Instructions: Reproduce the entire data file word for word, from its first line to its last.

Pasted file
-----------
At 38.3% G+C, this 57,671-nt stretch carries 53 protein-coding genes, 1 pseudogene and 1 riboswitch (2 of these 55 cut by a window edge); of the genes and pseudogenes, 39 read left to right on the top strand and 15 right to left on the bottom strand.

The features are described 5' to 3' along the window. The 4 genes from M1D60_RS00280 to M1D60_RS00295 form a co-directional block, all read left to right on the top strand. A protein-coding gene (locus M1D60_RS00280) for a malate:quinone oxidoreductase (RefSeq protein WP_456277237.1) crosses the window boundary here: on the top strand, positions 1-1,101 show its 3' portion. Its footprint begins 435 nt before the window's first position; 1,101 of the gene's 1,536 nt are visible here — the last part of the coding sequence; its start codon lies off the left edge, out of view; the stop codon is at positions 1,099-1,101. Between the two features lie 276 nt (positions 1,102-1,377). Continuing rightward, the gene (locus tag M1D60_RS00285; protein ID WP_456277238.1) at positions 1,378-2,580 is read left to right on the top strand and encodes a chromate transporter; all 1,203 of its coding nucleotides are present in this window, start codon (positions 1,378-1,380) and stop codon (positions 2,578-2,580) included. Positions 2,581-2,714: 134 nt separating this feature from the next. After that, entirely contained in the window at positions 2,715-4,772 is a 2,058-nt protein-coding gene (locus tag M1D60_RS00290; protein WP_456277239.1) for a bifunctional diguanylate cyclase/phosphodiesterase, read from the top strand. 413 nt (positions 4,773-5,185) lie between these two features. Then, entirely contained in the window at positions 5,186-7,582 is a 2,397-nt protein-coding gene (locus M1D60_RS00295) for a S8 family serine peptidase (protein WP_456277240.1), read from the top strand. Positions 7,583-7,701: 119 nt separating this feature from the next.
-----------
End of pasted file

At 38.3% G+C, this 57,671-nt stretch carries 53 protein-coding genes, 1 pseudogene and 1 riboswitch (2 of these 55 cut by a window edge); of the genes and pseudogenes, 39 read left to right on the top strand and 15 right to left on the bottom strand.

The features are described 5' to 3' along the window. The 4 genes from M1D60_RS00280 to M1D60_RS00295 form a co-directional block, all read left to right on the top strand. A protein-coding gene (locus M1D60_RS00280) for a malate:quinone oxidoreductase (RefSeq protein WP_456277237.1) crosses the window boundary here: on the top strand, positions 1-1,101 show its 3' portion. Its footprint begins 435 nt before the window's first position; 1,101 of the gene's 1,536 nt are visible here — the last part of the coding sequence; its start codon lies off the left edge, out of view; the stop codon is at positions 1,099-1,101. Between the two features lie 276 nt (positions 1,102-1,377). Continuing rightward, the gene (locus tag M1D60_RS00285; protein ID WP_456277238.1) at positions 1,378-2,580 is read left to right on the top strand and encodes a chromate transporter; all 1,203 of its coding nucleotides are present in this window, start codon (positions 1,378-1,380) and stop codon (positions 2,578-2,580) included. Positions 2,581-2,714: 134 nt separating this feature from the next. After that, entirely contained in the window at positions 2,715-4,772 is a 2,058-nt protein-coding gene (locus tag M1D60_RS00290; protein WP_456277239.1) for a bifunctional diguanylate cyclase/phosphodiesterase, read from the top strand. 413 nt (positions 4,773-5,185) lie between these two features. Then, entirely contained in the window at positions 5,186-7,582 is a 2,397-nt protein-coding gene (locus M1D60_RS00295) for a S8 family serine peptidase (protein WP_456277240.1), read from the top strand. Positions 7,583-7,701: 119 nt separating this feature from the next.